Inflammasiebos: taming the flame
ESSENCE: CALM: Taming the flame
FAMILY: ASTERACEAE (Daisy family)
Hiding in plain sight
In the Agter Pakhuis, Inflammasiebos (inflammation bush) is one of the most important and sought after medicinal plants. It is also known as die regte Koorsbos “the real Fever bush”, the other fever bush being Dodonaea Angustifolia or the Sand Olive, a far more widespread plant, which is also much used and respected.
If there were such a thing as a hierarchy of respected “go-to” plants for the Agter Pakhuis, Pteronia Diverticata would definitely rank at or near the top - less common than many, not known to all, but regarded as important and powerful by plant knowledge holders. Which is why it was fascinating for me to discover (in a paper by Hulley et al) that it was another Pteronia, the more coastal Pteronia Onobromoides, that was favourite of the San, Khoi and Nama people, enountered and recorded as early as 1685, in Simon van der Stel’s journey to Namaqualand. The plant was dried and powdered, and also mixed with fat to anoint the body as a medicine, a cosmetic a hunting aid and also for ritualistic use, much like buchu - in fact, it was one of the various plants known as buchu, or Sȃb, San or Son. It has been said that the name of the San/Bushman people comes from this practice of anointing their bodies with aromatic shrubs (“bossies”): the Khoi and Nama people named them the Sanqua - translating to “Bosjesman” in Dutch or Bushman in English. Even though people have forgotten this bit of history, perhaps it still resides in the collective subconscious of the land.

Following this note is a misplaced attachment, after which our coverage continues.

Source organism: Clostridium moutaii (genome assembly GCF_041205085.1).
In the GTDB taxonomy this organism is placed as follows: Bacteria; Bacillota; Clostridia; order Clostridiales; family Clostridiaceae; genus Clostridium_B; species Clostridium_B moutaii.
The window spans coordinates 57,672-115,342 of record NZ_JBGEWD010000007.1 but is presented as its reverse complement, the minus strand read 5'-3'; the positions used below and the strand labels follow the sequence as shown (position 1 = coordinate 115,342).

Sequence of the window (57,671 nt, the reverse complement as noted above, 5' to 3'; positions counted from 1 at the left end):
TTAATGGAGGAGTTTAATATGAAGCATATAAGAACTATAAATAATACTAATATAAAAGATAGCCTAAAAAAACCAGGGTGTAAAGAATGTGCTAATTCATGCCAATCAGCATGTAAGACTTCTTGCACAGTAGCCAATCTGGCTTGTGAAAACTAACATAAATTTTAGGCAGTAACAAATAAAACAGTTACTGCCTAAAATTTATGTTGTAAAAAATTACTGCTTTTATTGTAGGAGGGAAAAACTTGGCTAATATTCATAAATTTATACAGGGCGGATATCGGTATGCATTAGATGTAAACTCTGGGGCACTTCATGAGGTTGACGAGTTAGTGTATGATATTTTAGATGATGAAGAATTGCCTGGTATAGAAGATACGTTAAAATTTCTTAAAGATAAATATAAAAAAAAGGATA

So many ways to tame the flame
Like most medicinal plants of the area, the most popular way to use the plant in modern times is as a decoction or a simple tea. Fresh branches (leaves and stems) are gathered, when the plant is not yet in flower, and then boiled or cooked up with water. This is consumed as such - not usually sweetened. It is commonly said that the taste of the plant is part of its healing work, and that a bitter plant should therefore not be adulterated with honey or sugar.
Inflammasiebos is said to be good for bringing down a fever, or treating a cold or flu. For this purpose, it is sometimes combined with Karmedik (Dicoma Capensis), Wildeals (African wormwood - Artmisia Afra) and possibly sand olive (Dodonaea Angustifolia). Near Heuningvlei, it might be combined with Wildeals and Wynruit (Rue - Ruta Graveolens). Wildeals and Wynruit are both very popular garden plants in the area.
True to its name, Inflammasiebos is also a very important plant for pain and inflammation, particularly back pain and rheumatic conditions, as well as stomach pain. Again, it can be consumed as a tea or decoction, but another way to work with it is as a poultice - freshly picked plant material is warmed, wrapped in a bandage and placed against the skin. My preferred way to work with Pteronia Diverticata is in a massage oil or massage balm (much like the San, in fact), infused with the plant oils. I might use it on its own, or combined with other anti-inflammatory plants - both indigenous and exotic but locally popular. I’ve included my recipe for a massage oil below.